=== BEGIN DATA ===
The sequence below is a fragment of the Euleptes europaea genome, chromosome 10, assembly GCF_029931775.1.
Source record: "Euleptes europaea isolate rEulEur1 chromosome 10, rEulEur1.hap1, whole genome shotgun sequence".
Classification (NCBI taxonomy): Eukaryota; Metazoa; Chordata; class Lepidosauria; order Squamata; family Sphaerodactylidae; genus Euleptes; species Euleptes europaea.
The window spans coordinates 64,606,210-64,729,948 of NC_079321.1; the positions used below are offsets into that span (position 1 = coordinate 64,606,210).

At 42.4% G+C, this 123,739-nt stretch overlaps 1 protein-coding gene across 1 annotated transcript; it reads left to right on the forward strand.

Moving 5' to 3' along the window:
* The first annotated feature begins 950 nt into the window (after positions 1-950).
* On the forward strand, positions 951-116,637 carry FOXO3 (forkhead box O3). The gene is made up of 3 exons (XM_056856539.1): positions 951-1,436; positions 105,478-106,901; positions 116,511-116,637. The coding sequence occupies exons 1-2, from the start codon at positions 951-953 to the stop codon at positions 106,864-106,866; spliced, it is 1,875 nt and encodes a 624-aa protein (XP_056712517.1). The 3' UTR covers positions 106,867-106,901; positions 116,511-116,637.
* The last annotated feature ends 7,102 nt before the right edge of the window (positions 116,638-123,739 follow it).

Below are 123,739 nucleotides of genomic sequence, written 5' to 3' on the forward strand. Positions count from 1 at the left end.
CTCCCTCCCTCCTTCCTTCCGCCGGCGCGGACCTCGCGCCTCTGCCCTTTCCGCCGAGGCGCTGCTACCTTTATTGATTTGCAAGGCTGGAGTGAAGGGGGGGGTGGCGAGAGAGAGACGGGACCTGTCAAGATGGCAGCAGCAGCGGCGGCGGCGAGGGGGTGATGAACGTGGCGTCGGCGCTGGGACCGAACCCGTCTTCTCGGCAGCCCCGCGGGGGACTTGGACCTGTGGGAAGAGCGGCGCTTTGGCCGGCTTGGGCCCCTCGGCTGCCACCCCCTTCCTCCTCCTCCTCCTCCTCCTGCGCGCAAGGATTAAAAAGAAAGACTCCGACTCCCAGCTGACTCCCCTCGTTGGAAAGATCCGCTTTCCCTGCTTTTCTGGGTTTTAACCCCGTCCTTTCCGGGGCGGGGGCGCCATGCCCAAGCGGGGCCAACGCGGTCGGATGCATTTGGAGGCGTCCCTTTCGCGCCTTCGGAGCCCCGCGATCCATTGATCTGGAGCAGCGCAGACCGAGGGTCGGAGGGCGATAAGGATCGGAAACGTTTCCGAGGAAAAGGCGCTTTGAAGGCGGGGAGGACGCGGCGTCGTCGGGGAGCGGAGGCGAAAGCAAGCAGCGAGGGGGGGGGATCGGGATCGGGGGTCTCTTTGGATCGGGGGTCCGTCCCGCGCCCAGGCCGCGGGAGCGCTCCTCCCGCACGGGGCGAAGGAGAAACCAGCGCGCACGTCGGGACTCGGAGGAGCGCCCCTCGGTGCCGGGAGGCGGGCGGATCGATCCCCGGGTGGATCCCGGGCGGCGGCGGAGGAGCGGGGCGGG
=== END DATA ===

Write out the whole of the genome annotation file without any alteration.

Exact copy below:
The sequence below is a fragment of the Euleptes europaea genome, chromosome 10, assembly GCF_029931775.1.
Source record: "Euleptes europaea isolate rEulEur1 chromosome 10, rEulEur1.hap1, whole genome shotgun sequence".
Classification (NCBI taxonomy): Eukaryota; Metazoa; Chordata; class Lepidosauria; order Squamata; family Sphaerodactylidae; genus Euleptes; species Euleptes europaea.
The window spans coordinates 64,606,210-64,729,948 of NC_079321.1; the positions used below are offsets into that span (position 1 = coordinate 64,606,210).

At 42.4% G+C, this 123,739-nt stretch overlaps 1 protein-coding gene across 1 annotated transcript; it reads left to right on the forward strand.

Moving 5' to 3' along the window:
* The first annotated feature begins 950 nt into the window (after positions 1-950).
* On the forward strand, positions 951-116,637 carry FOXO3 (forkhead box O3). The gene is made up of 3 exons (XM_056856539.1): positions 951-1,436; positions 105,478-106,901; positions 116,511-116,637. The coding sequence occupies exons 1-2, from the start codon at positions 951-953 to the stop codon at positions 106,864-106,866; spliced, it is 1,875 nt and encodes a 624-aa protein (XP_056712517.1). The 3' UTR covers positions 106,867-106,901; positions 116,511-116,637.
* The last annotated feature ends 7,102 nt before the right edge of the window (positions 116,638-123,739 follow it).

Below are 123,739 nucleotides of genomic sequence, written 5' to 3' on the forward strand. Positions count from 1 at the left end.
CTCCCTCCCTCCTTCCTTCCGCCGGCGCGGACCTCGCGCCTCTGCCCTTTCCGCCGAGGCGCTGCTACCTTTATTGATTTGCAAGGCTGGAGTGAAGGGGGGGGTGGCGAGAGAGAGACGGGACCTGTCAAGATGGCAGCAGCAGCGGCGGCGGCGAGGGGGTGATGAACGTGGCGTCGGCGCTGGGACCGAACCCGTCTTCTCGGCAGCCCCGCGGGGGACTTGGACCTGTGGGAAGAGCGGCGCTTTGGCCGGCTTGGGCCCCTCGGCTGCCACCCCCTTCCTCCTCCTCCTCCTCCTCCTGCGCGCAAGGATTAAAAAGAAAGACTCCGACTCCCAGCTGACTCCCCTCGTTGGAAAGATCCGCTTTCCCTGCTTTTCTGGGTTTTAACCCCGTCCTTTCCGGGGCGGGGGCGCCATGCCCAAGCGGGGCCAACGCGGTCGGATGCATTTGGAGGCGTCCCTTTCGCGCCTTCGGAGCCCCGCGATCCATTGATCTGGAGCAGCGCAGACCGAGGGTCGGAGGGCGATAAGGATCGGAAACGTTTCCGAGGAAAAGGCGCTTTGAAGGCGGGGAGGACGCGGCGTCGTCGGGGAGCGGAGGCGAAAGCAAGCAGCGAGGGGGGGGGATCGGGATCGGGGGTCTCTTTGGATCGGGGGTCCGTCCCGCGCCCAGGCCGCGGGAGCGCTCCTCCCGCACGGGGCGAAGGAGAAACCAGCGCGCACGTCGGGACTCGGAGGAGCGCCCCTCGGTGCCGGGAGGCGGGCGGATCGATCCCCGGGTGGATCCCGGGCGGCGGCGGAGGAGCGGGGCGGG